Newly elected NFU Scotland (NFUS) president Martin Kennedy takes over the reins of the union at a time of great challenge.
Future Scottish farm policy, new trade deals, Brexit and the environment are all piled up in his in-tray
On future farm policy Martin must hope the next Government appoint a new Farm Minister willing and able to seize the opportunity of shaping a brand-new Scottish agriculture policy rather than constantly kicking the can down the road.
Any politician worth their salt would relish the once in a lifetime opportunity of breaking free from the outdated one size fits all Common Agricultural Policy (Cap) that rewards people for owning land.
Brexit may be done but the costly legacy of bureaucratic border controls is causing real problems for food exporters and there is an urgent need to sort it out ahead of the surge in lamb exports in the autumn.
However, the greatest challenge Martin and his team face is responding to the existential threat to the Scottish beef sector posed by climate change.
Until now the farming industry’s reaction to the headlines about “livestock farming killing the planet” has been one of anger, frustration and denial.
Many hope that the threat will just fizzle out and disappear – they could not be more wrong.
The pressure for change is ramping up not only from Government but from investors and consumers as well.
On the investment front I see that pressure for change as a trustee of the Meat and Livestock Commission pension fund.
There is a big push by the Pension Regulator to make sure the pension fund invests in companies and industries which demonstrate they are acting on the environment and climate change. No action, no investment.
Only last week Tesco was forced by investors to pledge a 300% increase in the sale of plant-based meat alternatives.
Consumers, especially younger ones, are starting to think about how their food impacts on the environment and are looking for more information. And there is talk of meat taxes being imposed to influence consumers away from red meat.
In Europe, a key part of the EU’s Farm to Fork strategy is to provide consumers with information on the sustainability of different foods, helping them to choose the most climate friendly products.
These measures are all aimed at making sustainability one of the key factors, consumers consider when purchasing food.
Last week I watched a BBC documentary that brought home to me how powerful information on sustainability could be in changing consumer choices and what a threat it is to the Scottish beef industry.
In the programme celebrity diners chose from a menu but instead of measuring the food on taste, it measured the carbon emissions of the food in kilograms of carbon emitted in producing a kilogram of food.
Some of the results were surprising.
For instance, the vegan lady who chose asparagus as a starter was astonished to discover that it had an extremely large carbon footprint because it had been imported from Peru.
British asparagus would have low carbon emissions but surprisingly if it had been shipped instead of being flown from Peru the imported asparagus would have been on a par with local product.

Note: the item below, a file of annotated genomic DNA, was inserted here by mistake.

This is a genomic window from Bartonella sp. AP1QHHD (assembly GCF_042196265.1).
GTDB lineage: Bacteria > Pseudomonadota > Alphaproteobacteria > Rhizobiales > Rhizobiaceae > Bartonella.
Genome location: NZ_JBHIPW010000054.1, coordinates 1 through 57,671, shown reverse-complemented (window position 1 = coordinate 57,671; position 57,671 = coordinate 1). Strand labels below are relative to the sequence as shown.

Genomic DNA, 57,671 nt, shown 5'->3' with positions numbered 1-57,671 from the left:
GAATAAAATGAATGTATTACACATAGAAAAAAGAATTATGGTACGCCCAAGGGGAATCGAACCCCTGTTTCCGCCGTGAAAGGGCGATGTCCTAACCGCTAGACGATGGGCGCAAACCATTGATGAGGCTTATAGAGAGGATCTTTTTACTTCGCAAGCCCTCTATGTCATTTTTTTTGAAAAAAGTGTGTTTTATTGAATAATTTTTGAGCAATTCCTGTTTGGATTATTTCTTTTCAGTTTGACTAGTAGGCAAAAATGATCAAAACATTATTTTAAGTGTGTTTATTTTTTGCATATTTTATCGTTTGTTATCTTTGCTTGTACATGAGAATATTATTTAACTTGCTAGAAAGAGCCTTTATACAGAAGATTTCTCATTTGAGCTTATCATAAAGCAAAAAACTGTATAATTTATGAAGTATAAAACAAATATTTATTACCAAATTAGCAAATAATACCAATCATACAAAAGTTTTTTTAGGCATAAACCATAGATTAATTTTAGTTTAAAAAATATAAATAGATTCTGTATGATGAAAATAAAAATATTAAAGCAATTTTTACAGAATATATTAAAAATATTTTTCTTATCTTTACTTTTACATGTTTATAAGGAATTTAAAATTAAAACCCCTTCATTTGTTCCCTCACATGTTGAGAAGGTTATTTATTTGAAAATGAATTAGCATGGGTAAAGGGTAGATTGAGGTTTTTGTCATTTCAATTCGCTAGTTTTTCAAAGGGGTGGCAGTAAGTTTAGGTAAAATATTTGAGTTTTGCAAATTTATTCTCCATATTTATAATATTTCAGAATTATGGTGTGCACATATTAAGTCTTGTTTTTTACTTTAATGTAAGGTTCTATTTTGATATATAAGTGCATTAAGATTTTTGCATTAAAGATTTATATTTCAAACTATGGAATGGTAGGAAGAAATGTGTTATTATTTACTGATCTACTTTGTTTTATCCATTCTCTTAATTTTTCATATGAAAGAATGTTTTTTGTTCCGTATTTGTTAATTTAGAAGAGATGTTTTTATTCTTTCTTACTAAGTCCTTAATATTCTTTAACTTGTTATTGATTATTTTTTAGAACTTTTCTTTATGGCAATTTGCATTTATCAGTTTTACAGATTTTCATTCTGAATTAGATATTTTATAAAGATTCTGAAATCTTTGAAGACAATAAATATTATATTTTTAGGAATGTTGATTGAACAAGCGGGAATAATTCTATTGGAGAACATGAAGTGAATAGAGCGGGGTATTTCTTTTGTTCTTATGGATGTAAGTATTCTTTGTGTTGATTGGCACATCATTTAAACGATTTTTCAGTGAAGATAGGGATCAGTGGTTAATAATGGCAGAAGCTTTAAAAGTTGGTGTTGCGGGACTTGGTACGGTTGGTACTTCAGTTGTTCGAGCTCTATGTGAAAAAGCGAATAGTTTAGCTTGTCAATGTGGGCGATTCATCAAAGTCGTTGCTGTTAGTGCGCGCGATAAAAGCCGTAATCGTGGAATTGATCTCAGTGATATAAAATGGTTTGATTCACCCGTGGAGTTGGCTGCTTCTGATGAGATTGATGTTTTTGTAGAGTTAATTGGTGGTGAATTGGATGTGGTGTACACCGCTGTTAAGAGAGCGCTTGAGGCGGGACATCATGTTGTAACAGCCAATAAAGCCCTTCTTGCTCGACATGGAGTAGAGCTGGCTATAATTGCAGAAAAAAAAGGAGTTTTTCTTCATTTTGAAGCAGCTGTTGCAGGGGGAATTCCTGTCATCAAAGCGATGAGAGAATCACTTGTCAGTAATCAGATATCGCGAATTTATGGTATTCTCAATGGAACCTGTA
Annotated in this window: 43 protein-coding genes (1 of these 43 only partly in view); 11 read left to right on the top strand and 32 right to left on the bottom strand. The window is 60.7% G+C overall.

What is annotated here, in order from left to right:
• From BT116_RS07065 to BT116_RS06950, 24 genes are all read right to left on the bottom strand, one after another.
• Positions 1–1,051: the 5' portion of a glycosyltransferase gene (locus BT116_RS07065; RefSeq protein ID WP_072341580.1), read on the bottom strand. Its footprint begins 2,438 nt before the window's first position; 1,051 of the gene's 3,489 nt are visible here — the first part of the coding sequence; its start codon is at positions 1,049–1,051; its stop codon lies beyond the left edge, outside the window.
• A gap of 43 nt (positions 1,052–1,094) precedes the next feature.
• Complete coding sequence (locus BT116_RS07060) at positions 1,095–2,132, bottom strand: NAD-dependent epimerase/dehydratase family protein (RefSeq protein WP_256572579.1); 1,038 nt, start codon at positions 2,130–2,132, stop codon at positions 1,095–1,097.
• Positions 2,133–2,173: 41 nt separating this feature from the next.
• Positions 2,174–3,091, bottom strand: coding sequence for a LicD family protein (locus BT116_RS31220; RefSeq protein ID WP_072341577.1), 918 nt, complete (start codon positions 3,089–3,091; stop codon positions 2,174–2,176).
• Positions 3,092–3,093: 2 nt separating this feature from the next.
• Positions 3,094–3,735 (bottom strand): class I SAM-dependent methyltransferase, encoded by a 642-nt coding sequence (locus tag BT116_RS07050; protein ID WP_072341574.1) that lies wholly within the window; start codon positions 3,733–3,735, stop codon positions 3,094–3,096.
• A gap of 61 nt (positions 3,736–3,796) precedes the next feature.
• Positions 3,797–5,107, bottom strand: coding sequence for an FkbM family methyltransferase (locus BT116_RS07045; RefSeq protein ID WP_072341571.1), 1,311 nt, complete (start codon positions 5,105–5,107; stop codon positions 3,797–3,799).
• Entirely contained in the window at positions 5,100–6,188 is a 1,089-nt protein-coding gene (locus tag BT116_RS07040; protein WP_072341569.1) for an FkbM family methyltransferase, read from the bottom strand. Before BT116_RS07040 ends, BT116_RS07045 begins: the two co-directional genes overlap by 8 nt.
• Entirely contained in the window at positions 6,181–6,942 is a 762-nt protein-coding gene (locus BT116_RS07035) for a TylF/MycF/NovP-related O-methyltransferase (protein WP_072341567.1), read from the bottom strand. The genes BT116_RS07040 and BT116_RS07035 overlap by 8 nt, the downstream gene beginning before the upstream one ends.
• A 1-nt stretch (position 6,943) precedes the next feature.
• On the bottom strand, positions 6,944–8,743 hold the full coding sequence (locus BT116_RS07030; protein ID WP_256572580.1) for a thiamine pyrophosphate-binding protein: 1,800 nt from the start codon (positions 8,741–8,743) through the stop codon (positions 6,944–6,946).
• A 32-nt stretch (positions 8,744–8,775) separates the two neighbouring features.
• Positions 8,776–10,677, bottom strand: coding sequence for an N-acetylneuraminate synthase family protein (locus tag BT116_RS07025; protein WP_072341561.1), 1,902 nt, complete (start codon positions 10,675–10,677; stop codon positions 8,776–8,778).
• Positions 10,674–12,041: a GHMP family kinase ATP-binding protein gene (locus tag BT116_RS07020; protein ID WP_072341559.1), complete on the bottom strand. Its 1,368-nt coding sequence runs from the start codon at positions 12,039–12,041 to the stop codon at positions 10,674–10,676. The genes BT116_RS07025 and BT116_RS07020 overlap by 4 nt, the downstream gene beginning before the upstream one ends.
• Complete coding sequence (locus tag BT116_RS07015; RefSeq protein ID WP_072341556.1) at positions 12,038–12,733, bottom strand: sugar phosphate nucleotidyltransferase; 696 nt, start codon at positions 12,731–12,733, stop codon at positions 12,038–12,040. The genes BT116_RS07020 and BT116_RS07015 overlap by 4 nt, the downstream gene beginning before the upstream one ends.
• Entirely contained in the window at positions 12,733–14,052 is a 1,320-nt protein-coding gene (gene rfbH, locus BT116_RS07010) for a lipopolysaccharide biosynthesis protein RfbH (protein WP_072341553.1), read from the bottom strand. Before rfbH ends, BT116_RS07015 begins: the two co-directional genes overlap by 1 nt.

For the main course, the free-range chicken came out lowest at 6.5 kgs of carbon.
However, the celebrities were astonished to discover that if they had chosen the intensively produced chicken the carbon emissions would be 20% lower at 5.6kg
When it came to the highest carbon emitter everyone predicted it would be the steak that would be worst culprit.
Sure enough, the British steak produced 25kgs of carbon, nearly five times higher than the chicken.
The only consolation was the South American steak grown on deforested land produced a whopping 83kgs of carbon in producing one kilo of meat.
Information on sustainability will be commonplace in the future and you do not have to be a genius to work out the massive negative impact it could have on beef consumption if the industry fails to respond.
Until now the industry has looked in vain to the Scottish Government for leadership on this issue, but so far, the only response from the Minister has been a master class in obfuscation and delaying tactics.
Surely it is now time for NFUS, Quality Meat Scotland and the Scottish Association of Meat Wholesalers to step into the breech, provide the leadership that is missing and develop an industry plan on how to decarbonise the livestock sector.
NFUS could take the lead by coming off the fence and backing the English and Welsh unions pledge on carbon neutrality by 2040.
The next step is for industry leaders to get around the table and draw up a roadmap on the steps needed to deliver that goal.
Much of the hard lifting on identifying possible solutions has already been done by former NFUS Presidents Nigel Millar and Jim Walker in their respective reports.
These solutions need pulled together into a coherent and credible plan demonstrating to consumers, investors and Government that the Scottish beef industry can meet the sustainability challenge.
That would give substance to NFUS claims that the industry is part of the solution.
- George Lyon is a former MEP and a former president of NFU Scotland. He is a senior consultant for Hume Brophy.